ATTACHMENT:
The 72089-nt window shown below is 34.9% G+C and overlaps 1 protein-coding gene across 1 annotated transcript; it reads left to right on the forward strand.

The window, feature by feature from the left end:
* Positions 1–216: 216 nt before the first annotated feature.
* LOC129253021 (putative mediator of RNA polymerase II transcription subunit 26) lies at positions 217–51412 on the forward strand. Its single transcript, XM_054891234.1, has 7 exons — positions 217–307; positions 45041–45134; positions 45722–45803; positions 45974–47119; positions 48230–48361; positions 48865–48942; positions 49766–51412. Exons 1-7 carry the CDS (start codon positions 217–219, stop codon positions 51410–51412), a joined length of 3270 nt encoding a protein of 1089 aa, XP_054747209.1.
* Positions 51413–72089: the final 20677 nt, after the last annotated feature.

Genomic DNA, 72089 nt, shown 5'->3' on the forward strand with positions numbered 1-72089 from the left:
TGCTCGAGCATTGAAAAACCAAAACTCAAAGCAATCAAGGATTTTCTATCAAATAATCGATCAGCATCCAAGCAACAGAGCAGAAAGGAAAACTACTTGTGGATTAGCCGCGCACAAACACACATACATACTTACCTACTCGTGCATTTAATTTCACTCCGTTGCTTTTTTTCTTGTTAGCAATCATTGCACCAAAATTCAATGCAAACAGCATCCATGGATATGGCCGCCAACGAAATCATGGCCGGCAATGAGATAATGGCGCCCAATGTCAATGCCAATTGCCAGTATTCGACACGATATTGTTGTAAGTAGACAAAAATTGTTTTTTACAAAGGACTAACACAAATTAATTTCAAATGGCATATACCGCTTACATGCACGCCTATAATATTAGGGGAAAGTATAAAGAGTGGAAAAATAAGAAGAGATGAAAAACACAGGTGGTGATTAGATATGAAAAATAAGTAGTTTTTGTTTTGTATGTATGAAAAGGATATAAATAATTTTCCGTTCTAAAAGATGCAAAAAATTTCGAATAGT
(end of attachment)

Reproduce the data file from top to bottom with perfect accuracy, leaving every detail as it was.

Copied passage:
The 72089-nt window shown below is 34.9% G+C and overlaps 1 protein-coding gene across 1 annotated transcript; it reads left to right on the forward strand.

The window, feature by feature from the left end:
* Positions 1–216: 216 nt before the first annotated feature.
* LOC129253021 (putative mediator of RNA polymerase II transcription subunit 26) lies at positions 217–51412 on the forward strand. Its single transcript, XM_054891234.1, has 7 exons — positions 217–307; positions 45041–45134; positions 45722–45803; positions 45974–47119; positions 48230–48361; positions 48865–48942; positions 49766–51412. Exons 1-7 carry the CDS (start codon positions 217–219, stop codon positions 51410–51412), a joined length of 3270 nt encoding a protein of 1089 aa, XP_054747209.1.
* Positions 51413–72089: the final 20677 nt, after the last annotated feature.

Genomic DNA, 72089 nt, shown 5'->3' on the forward strand with positions numbered 1-72089 from the left:
TGCTCGAGCATTGAAAAACCAAAACTCAAAGCAATCAAGGATTTTCTATCAAATAATCGATCAGCATCCAAGCAACAGAGCAGAAAGGAAAACTACTTGTGGATTAGCCGCGCACAAACACACATACATACTTACCTACTCGTGCATTTAATTTCACTCCGTTGCTTTTTTTCTTGTTAGCAATCATTGCACCAAAATTCAATGCAAACAGCATCCATGGATATGGCCGCCAACGAAATCATGGCCGGCAATGAGATAATGGCGCCCAATGTCAATGCCAATTGCCAGTATTCGACACGATATTGTTGTAAGTAGACAAAAATTGTTTTTTACAAAGGACTAACACAAATTAATTTCAAATGGCATATACCGCTTACATGCACGCCTATAATATTAGGGGAAAGTATAAAGAGTGGAAAAATAAGAAGAGATGAAAAACACAGGTGGTGATTAGATATGAAAAATAAGTAGTTTTTGTTTTGTATGTATGAAAAGGATATAAATAATTTTCCGTTCTAAAAGATGCAAAAAATTTCGAATAGT